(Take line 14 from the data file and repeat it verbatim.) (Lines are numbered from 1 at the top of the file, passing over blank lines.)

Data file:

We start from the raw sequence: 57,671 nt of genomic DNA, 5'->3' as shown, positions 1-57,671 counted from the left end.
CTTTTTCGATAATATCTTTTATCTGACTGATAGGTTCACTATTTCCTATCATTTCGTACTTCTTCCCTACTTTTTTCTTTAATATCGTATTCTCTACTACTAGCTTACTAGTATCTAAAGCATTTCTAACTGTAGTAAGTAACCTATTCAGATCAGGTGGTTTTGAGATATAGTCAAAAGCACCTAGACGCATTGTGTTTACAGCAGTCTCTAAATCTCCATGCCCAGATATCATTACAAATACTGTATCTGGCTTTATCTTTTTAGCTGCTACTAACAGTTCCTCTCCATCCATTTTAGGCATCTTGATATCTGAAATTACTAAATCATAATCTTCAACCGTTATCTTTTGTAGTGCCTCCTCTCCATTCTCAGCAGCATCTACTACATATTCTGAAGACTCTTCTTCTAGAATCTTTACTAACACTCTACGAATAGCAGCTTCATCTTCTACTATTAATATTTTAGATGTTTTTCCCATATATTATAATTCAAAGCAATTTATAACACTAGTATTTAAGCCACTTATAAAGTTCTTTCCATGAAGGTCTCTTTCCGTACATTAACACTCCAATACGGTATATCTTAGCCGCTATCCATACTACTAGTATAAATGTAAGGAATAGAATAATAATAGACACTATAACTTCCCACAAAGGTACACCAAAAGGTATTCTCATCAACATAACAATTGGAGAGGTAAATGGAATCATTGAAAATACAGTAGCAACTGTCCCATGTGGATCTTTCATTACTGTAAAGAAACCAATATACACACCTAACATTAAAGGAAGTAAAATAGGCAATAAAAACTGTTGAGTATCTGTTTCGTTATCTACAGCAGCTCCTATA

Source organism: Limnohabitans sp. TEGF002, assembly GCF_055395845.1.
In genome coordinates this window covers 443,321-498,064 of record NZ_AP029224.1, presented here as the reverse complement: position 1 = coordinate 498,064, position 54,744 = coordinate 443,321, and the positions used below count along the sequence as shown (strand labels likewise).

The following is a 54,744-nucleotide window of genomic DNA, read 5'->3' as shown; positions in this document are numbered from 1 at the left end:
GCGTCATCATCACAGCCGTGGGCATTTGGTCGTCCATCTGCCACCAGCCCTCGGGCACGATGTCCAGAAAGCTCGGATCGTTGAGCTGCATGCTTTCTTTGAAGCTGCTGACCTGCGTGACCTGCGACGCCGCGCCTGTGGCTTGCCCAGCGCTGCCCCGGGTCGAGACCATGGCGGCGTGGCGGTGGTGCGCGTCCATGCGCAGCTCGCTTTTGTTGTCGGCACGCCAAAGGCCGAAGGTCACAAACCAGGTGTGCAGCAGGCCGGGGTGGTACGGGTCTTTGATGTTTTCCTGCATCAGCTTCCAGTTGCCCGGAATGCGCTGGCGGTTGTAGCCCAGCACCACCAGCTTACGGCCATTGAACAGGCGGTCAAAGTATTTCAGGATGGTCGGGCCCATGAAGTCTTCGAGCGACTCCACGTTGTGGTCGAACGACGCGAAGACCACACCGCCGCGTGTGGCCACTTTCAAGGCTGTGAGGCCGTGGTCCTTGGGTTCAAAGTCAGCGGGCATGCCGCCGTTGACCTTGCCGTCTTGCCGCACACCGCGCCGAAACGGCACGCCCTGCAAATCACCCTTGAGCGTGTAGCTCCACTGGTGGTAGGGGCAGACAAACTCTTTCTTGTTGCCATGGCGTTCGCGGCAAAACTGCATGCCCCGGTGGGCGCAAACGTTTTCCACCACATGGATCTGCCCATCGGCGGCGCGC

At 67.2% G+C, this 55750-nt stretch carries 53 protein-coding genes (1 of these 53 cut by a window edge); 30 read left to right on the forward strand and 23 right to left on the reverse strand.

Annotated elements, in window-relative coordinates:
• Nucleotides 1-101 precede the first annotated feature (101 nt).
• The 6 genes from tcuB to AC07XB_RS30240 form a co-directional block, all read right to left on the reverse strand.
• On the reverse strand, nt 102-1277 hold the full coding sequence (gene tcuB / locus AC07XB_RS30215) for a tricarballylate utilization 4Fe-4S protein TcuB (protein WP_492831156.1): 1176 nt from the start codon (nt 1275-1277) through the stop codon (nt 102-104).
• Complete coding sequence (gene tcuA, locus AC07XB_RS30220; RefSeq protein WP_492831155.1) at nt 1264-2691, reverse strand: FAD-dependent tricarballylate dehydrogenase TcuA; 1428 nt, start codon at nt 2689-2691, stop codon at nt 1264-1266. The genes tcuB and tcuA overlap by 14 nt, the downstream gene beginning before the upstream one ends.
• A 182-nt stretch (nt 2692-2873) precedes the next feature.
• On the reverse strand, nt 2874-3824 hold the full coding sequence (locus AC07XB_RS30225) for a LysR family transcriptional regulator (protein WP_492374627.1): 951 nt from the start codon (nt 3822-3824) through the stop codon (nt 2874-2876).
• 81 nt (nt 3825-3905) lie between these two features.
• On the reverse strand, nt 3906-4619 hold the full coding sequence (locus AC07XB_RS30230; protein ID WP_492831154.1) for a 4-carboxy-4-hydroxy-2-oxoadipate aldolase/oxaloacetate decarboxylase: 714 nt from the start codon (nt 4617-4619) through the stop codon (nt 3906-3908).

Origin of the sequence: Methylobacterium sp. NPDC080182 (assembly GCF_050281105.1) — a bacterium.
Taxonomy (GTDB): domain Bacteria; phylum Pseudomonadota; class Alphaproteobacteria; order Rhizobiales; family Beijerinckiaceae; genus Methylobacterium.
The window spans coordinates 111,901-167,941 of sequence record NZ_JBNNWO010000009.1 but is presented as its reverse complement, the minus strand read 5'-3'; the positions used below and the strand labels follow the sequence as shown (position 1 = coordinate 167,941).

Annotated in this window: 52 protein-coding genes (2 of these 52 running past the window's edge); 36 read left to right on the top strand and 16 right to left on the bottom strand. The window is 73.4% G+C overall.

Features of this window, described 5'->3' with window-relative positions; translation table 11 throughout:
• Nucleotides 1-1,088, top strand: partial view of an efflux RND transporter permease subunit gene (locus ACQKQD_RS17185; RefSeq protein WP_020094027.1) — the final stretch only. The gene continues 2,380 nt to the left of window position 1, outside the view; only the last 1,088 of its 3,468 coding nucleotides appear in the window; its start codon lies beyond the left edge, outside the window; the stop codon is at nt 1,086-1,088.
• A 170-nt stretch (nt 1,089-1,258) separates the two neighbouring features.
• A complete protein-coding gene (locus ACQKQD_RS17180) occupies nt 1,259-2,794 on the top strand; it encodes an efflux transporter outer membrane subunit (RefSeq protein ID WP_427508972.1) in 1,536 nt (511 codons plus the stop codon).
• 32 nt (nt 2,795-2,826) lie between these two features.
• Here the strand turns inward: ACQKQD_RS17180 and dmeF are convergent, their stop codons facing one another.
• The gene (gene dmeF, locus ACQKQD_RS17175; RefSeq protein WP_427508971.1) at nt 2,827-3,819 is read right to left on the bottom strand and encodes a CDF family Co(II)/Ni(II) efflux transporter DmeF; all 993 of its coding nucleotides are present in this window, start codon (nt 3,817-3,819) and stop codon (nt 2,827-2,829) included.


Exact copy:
• On the reverse strand, nt 2874-3824 hold the full coding sequence (locus AC07XB_RS30225) for a LysR family transcriptional regulator (protein WP_492374627.1): 951 nt from the start codon (nt 3822-3824) through the stop codon (nt 2874-2876).